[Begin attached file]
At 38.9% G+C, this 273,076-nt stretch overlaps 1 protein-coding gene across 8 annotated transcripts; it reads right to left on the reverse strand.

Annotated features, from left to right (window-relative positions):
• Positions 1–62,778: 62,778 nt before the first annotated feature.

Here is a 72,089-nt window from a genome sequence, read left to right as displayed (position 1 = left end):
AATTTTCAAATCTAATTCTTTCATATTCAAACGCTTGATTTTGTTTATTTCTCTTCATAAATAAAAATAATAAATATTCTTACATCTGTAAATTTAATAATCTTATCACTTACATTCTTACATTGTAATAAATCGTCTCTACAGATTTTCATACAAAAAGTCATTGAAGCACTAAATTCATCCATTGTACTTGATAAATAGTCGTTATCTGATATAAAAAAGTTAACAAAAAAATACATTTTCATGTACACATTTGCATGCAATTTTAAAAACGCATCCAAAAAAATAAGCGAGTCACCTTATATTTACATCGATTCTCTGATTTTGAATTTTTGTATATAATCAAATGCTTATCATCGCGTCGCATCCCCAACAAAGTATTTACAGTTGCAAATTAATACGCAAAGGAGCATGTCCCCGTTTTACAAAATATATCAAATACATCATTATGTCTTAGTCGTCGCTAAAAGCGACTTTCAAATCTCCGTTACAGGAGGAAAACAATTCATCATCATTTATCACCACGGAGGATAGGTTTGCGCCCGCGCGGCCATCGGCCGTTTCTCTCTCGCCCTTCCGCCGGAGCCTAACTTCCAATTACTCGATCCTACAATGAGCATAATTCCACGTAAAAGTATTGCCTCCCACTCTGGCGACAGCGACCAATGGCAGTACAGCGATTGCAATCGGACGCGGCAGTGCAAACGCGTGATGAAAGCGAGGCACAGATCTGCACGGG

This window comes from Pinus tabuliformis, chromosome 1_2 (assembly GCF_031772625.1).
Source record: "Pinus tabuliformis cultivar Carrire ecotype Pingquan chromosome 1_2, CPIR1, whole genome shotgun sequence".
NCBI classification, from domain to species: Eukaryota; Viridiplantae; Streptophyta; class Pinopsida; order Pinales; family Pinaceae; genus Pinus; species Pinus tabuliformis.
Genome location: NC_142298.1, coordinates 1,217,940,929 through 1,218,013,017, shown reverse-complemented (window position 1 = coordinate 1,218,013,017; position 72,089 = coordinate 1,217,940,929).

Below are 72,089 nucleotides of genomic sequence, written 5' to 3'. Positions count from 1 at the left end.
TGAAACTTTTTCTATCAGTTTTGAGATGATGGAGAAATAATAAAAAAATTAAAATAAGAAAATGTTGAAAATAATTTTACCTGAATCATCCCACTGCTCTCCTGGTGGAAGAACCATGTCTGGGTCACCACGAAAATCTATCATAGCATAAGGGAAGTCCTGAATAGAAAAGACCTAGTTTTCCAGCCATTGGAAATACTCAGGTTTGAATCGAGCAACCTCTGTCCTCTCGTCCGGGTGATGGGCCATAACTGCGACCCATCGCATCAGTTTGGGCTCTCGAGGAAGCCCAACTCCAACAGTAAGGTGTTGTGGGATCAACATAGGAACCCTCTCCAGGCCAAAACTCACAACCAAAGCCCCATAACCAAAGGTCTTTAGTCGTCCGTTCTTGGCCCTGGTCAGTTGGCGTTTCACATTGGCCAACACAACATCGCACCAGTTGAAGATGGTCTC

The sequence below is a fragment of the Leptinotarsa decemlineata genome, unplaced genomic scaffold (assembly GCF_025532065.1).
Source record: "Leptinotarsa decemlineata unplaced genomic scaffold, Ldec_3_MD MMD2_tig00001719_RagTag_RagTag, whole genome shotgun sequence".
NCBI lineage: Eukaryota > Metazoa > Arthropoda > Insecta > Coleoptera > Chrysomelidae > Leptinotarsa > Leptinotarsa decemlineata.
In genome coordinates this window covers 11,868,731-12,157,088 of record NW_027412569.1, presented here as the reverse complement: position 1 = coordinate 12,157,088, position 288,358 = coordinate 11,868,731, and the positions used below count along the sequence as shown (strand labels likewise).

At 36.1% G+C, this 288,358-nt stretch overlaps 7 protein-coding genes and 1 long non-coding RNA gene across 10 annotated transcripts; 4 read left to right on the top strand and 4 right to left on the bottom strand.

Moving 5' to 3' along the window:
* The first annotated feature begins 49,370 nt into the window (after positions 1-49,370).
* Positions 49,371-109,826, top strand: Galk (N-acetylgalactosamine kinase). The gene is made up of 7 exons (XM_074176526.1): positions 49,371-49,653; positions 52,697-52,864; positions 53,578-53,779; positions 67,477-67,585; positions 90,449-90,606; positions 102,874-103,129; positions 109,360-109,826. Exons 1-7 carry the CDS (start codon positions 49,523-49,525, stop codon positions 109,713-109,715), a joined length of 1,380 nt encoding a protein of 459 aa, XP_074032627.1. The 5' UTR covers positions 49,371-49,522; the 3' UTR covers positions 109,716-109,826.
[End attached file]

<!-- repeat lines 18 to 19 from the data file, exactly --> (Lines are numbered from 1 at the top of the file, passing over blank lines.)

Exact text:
* The first annotated feature begins 49,370 nt into the window (after positions 1-49,370).
* Positions 49,371-109,826, top strand: Galk (N-acetylgalactosamine kinase). The gene is made up of 7 exons (XM_074176526.1): positions 49,371-49,653; positions 52,697-52,864; positions 53,578-53,779; positions 67,477-67,585; positions 90,449-90,606; positions 102,874-103,129; positions 109,360-109,826. Exons 1-7 carry the CDS (start codon positions 49,523-49,525, stop codon positions 109,713-109,715), a joined length of 1,380 nt encoding a protein of 459 aa, XP_074032627.1. The 5' UTR covers positions 49,371-49,522; the 3' UTR covers positions 109,716-109,826.